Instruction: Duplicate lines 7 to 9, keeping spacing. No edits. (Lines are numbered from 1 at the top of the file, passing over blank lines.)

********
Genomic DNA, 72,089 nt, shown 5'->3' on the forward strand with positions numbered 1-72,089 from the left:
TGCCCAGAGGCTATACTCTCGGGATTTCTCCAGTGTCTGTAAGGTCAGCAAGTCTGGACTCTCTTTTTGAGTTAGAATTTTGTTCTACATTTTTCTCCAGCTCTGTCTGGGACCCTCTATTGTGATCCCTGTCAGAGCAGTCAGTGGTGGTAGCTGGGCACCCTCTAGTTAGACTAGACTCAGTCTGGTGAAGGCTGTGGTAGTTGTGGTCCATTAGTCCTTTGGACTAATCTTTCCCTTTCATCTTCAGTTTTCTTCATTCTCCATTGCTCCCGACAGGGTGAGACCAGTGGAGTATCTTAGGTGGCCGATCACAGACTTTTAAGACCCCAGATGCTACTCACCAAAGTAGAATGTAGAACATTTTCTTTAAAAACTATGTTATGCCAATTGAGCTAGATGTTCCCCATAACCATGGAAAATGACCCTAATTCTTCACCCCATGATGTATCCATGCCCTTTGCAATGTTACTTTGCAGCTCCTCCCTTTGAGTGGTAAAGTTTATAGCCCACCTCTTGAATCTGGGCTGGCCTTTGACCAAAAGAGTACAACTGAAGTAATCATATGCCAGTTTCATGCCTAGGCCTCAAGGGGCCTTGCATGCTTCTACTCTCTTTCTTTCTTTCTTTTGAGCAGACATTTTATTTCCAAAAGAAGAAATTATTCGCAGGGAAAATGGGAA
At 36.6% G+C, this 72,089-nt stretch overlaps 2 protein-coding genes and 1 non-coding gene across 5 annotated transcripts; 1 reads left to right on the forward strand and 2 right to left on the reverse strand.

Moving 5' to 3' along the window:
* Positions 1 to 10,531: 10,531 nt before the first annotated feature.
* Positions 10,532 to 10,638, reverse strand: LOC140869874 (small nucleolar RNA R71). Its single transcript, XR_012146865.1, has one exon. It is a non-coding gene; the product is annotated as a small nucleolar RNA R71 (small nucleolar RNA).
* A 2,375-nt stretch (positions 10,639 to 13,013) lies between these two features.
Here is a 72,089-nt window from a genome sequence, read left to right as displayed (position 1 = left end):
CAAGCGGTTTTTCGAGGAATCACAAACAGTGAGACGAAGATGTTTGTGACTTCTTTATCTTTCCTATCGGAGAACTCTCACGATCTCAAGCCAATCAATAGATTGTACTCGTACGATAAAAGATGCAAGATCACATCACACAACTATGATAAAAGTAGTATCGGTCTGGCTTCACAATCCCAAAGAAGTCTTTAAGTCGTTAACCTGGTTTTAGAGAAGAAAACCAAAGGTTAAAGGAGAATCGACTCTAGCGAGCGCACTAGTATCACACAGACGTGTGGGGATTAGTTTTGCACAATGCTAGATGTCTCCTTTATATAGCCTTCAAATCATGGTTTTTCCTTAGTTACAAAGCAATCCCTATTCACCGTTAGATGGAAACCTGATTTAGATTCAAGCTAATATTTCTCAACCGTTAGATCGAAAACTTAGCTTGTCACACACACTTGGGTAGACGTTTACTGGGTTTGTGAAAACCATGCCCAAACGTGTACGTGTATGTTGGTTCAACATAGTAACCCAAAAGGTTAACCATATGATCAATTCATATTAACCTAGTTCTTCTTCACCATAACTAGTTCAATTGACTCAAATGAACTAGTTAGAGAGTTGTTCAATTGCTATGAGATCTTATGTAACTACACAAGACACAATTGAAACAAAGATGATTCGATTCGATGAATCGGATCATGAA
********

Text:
* A 2,375-nt stretch (positions 10,639 to 13,013) lies between these two features.
Here is a 72,089-nt window from a genome sequence, read left to right as displayed (position 1 = left end):
CAAGCGGTTTTTCGAGGAATCACAAACAGTGAGACGAAGATGTTTGTGACTTCTTTATCTTTCCTATCGGAGAACTCTCACGATCTCAAGCCAATCAATAGATTGTACTCGTACGATAAAAGATGCAAGATCACATCACACAACTATGATAAAAGTAGTATCGGTCTGGCTTCACAATCCCAAAGAAGTCTTTAAGTCGTTAACCTGGTTTTAGAGAAGAAAACCAAAGGTTAAAGGAGAATCGACTCTAGCGAGCGCACTAGTATCACACAGACGTGTGGGGATTAGTTTTGCACAATGCTAGATGTCTCCTTTATATAGCCTTCAAATCATGGTTTTTCCTTAGTTACAAAGCAATCCCTATTCACCGTTAGATGGAAACCTGATTTAGATTCAAGCTAATATTTCTCAACCGTTAGATCGAAAACTTAGCTTGTCACACACACTTGGGTAGACGTTTACTGGGTTTGTGAAAACCATGCCCAAACGTGTACGTGTATGTTGGTTCAACATAGTAACCCAAAAGGTTAACCATATGATCAATTCATATTAACCTAGTTCTTCTTCACCATAACTAGTTCAATTGACTCAAATGAACTAGTTAGAGAGTTGTTCAATTGCTATGAGATCTTATGTAACTACACAAGACACAATTGAAACAAAGATGATTCGATTCGATGAATCGGATCATGAA